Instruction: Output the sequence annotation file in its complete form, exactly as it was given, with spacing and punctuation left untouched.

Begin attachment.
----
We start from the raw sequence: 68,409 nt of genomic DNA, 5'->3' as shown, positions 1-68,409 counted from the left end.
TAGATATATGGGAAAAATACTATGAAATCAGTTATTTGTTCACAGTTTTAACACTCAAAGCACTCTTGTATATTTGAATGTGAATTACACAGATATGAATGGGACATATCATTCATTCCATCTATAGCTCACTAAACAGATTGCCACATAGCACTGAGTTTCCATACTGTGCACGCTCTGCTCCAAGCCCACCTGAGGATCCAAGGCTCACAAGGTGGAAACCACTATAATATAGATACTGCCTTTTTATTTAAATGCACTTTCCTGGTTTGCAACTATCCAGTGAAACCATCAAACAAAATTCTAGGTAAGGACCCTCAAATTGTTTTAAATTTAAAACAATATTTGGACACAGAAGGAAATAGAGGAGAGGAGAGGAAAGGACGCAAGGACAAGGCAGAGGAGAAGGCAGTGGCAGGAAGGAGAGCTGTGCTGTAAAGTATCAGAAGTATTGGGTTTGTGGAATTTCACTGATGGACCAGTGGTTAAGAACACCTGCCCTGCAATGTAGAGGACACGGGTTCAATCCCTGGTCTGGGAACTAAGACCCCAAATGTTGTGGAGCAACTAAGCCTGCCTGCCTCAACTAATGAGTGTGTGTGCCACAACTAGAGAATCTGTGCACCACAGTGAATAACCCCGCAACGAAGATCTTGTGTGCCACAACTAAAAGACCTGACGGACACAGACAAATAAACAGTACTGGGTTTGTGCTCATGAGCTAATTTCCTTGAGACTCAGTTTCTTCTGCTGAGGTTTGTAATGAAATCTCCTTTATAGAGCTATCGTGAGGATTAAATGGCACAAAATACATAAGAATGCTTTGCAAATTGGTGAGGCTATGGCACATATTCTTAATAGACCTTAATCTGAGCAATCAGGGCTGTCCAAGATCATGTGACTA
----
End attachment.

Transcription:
We start from the raw sequence: 68,409 nt of genomic DNA, 5'->3' as shown, positions 1-68,409 counted from the left end.
TAGATATATGGGAAAAATACTATGAAATCAGTTATTTGTTCACAGTTTTAACACTCAAAGCACTCTTGTATATTTGAATGTGAATTACACAGATATGAATGGGACATATCATTCATTCCATCTATAGCTCACTAAACAGATTGCCACATAGCACTGAGTTTCCATACTGTGCACGCTCTGCTCCAAGCCCACCTGAGGATCCAAGGCTCACAAGGTGGAAACCACTATAATATAGATACTGCCTTTTTATTTAAATGCACTTTCCTGGTTTGCAACTATCCAGTGAAACCATCAAACAAAATTCTAGGTAAGGACCCTCAAATTGTTTTAAATTTAAAACAATATTTGGACACAGAAGGAAATAGAGGAGAGGAGAGGAAAGGACGCAAGGACAAGGCAGAGGAGAAGGCAGTGGCAGGAAGGAGAGCTGTGCTGTAAAGTATCAGAAGTATTGGGTTTGTGGAATTTCACTGATGGACCAGTGGTTAAGAACACCTGCCCTGCAATGTAGAGGACACGGGTTCAATCCCTGGTCTGGGAACTAAGACCCCAAATGTTGTGGAGCAACTAAGCCTGCCTGCCTCAACTAATGAGTGTGTGTGCCACAACTAGAGAATCTGTGCACCACAGTGAATAACCCCGCAACGAAGATCTTGTGTGCCACAACTAAAAGACCTGACGGACACAGACAAATAAACAGTACTGGGTTTGTGCTCATGAGCTAATTTCCTTGAGACTCAGTTTCTTCTGCTGAGGTTTGTAATGAAATCTCCTTTATAGAGCTATCGTGAGGATTAAATGGCACAAAATACATAAGAATGCTTTGCAAATTGGTGAGGCTATGGCACATATTCTTAATAGACCTTAATCTGAGCAATCAGGGCTGTCCAAGATCATGTGACTA